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Mengnan Zhao, Rui M. Ponte, Ou Wang, and Rick Lumpkin

Abstract

Properly fitting ocean models to observations is crucial for improving model performance and understanding ocean dynamics. Near-surface velocity measurements from the Global Drifter Program (GDP) contain valuable information about upper-ocean circulation and air–sea fluxes on various space and time scales. This study explores whether GDP measurements can be used for usefully constraining the surface circulation from coarse-resolution ocean models, using global solutions produced by the consortium for Estimating the Circulation and Climate of the Ocean (ECCO) as an example. To address this problem, a careful examination of velocity data errors is required. Comparisons between an ECCO model simulation, performed without any data constraints, and GDP and Ocean Surface Current Analyses Real-Time (OSCAR) velocity data, over the period 1992–2017, reveal considerable differences in magnitude and pattern. These comparisons are used to estimate GDP data errors in the context of the time-mean and time-variable surface circulations. Both instrumental errors and errors associated with limitations in model physics and resolution (representation errors) are considered. Given the estimated model–data differences, errors, and signal-to-noise ratios, our results indicate that constraining ocean-state estimates to GDP can have a substantial impact on the ECCO large-scale time-mean surface circulation over extensive areas. Impact of GDP data constraints on the ECCO time-variable circulation would be weaker and mainly limited to low latitudes. Representation errors contribute substantially to degrading the data impacts.

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Rui Wang, Xin Yan, Zhenguo Niu, and Wei Chen

Abstract

Water surface temperature is a direct indication of climate change. However, it is not clear how China’s inland waters have responded to climate change in the past using a consistent method on a national scale. In this study, we used Moderate Resolution Imaging Spectroradiometer (MODIS) data from 2000 to 2015 to study the temporal and spatial variation characteristics of water surface temperature in China using the wavelet transform method. The results showed the following: 1) the freezing date of China inland water has shown a significant delaying trend during the past 16 years with an average rate of −1.5 days yr−1; 2) the shift of the 0°C isotherm position of surface water across China has clear seasonal changes, which first moved eastward about 25° and northward about 15°, and then gradually moved back after the year 2009; 3) during the past 16 years, the 0°C isotherm of China’s surface water has gradually moved north by about 0.09° in the latitude direction and east by about 1° in the longitude direction; and 4) the interannual variation of water surface temperature in 17 lakes of China showed a similar fluctuation trend that increased before 2010, and then decreased. The El Niño and La Niña around 2010 could have impacts on the turning point of the annual variation of water surface temperature. This study validated the response of China’s inland surface water to global climate change and improved the understanding of the wetland environment’s response to climate change.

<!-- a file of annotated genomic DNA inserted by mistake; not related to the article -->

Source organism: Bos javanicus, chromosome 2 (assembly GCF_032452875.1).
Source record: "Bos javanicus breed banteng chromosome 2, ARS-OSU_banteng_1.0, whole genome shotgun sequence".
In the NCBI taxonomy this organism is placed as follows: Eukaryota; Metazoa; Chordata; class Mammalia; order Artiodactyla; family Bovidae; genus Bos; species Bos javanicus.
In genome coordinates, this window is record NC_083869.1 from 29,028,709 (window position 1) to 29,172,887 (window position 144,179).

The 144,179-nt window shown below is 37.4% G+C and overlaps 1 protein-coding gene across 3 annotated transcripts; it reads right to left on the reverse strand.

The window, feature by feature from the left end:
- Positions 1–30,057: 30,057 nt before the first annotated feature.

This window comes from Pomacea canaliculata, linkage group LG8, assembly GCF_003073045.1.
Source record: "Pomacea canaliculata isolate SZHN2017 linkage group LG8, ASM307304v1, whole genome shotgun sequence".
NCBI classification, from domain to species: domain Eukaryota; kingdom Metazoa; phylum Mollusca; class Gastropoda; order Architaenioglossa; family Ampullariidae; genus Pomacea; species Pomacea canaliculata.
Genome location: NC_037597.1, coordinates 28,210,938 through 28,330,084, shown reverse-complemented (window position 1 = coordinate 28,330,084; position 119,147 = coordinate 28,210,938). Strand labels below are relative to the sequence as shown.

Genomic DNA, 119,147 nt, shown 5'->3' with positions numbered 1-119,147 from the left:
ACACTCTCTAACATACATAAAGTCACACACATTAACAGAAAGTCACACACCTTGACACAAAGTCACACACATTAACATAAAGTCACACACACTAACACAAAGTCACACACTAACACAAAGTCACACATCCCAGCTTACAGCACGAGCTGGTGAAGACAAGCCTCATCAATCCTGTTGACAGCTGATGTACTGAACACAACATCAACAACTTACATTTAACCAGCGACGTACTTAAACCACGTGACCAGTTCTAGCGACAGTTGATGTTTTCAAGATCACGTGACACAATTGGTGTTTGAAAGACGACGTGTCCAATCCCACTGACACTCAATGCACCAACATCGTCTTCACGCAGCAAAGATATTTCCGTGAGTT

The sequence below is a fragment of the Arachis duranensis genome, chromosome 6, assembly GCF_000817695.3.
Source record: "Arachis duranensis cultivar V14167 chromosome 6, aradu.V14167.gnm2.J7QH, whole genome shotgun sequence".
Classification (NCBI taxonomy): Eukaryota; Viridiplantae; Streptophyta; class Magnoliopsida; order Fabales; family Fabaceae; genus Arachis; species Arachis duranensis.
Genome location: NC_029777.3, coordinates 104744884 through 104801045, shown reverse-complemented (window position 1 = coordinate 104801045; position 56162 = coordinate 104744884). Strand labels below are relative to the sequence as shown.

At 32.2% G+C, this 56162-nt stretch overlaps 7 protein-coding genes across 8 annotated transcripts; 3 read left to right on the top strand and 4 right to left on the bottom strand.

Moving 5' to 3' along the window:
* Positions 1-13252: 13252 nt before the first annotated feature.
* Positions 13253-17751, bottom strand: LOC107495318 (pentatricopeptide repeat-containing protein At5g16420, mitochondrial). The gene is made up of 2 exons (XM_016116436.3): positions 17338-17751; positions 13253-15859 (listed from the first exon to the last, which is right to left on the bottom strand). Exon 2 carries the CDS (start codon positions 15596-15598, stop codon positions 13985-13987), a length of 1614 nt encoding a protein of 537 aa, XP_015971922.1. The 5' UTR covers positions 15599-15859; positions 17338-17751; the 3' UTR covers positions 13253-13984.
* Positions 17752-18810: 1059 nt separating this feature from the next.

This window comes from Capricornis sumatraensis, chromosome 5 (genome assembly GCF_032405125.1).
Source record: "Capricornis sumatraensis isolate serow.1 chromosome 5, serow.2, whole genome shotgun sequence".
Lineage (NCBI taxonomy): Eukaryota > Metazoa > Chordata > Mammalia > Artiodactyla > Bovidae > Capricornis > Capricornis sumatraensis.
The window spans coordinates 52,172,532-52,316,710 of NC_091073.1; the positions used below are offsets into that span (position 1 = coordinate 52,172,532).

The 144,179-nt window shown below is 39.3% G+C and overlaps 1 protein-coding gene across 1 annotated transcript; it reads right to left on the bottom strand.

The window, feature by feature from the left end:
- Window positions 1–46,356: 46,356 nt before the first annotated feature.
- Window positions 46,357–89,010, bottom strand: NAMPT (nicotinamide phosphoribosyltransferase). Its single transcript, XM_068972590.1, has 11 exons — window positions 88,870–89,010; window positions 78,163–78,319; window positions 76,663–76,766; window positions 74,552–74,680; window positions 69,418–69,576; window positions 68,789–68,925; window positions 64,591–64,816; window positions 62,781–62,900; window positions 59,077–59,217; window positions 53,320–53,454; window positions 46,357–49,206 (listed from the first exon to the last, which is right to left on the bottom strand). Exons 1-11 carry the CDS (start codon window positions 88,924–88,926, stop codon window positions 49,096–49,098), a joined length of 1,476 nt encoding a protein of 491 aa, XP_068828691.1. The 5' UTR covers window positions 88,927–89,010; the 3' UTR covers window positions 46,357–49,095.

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Guihua Wang, Rui Xin Huang, Jilan Su, and Dake Chen

Abstract

The dynamic influence of thermohaline circulation on wind-driven circulation in the South China Sea (SCS) is studied using a simple reduced gravity model, in which the upwelling driven by mixing in the abyssal ocean is treated in terms of an upward pumping distributed at the base of the upper layer.

Because of the strong upwelling of deep water, the cyclonic gyre in the northern SCS is weakened, but the anticyclonic gyre in the southern SCS is intensified in summer, while cyclonic gyres in both the southern and northern SCS are weakened in winter. For all seasons, the dynamic influence of thermohaline circulation on wind-driven circulation is larger in the northern SCS than in the southern SCS. Analysis suggests that the upwelling associated with the thermohaline circulation in the deep ocean plays a crucial role in regulating the wind-driven circulation in the upper ocean.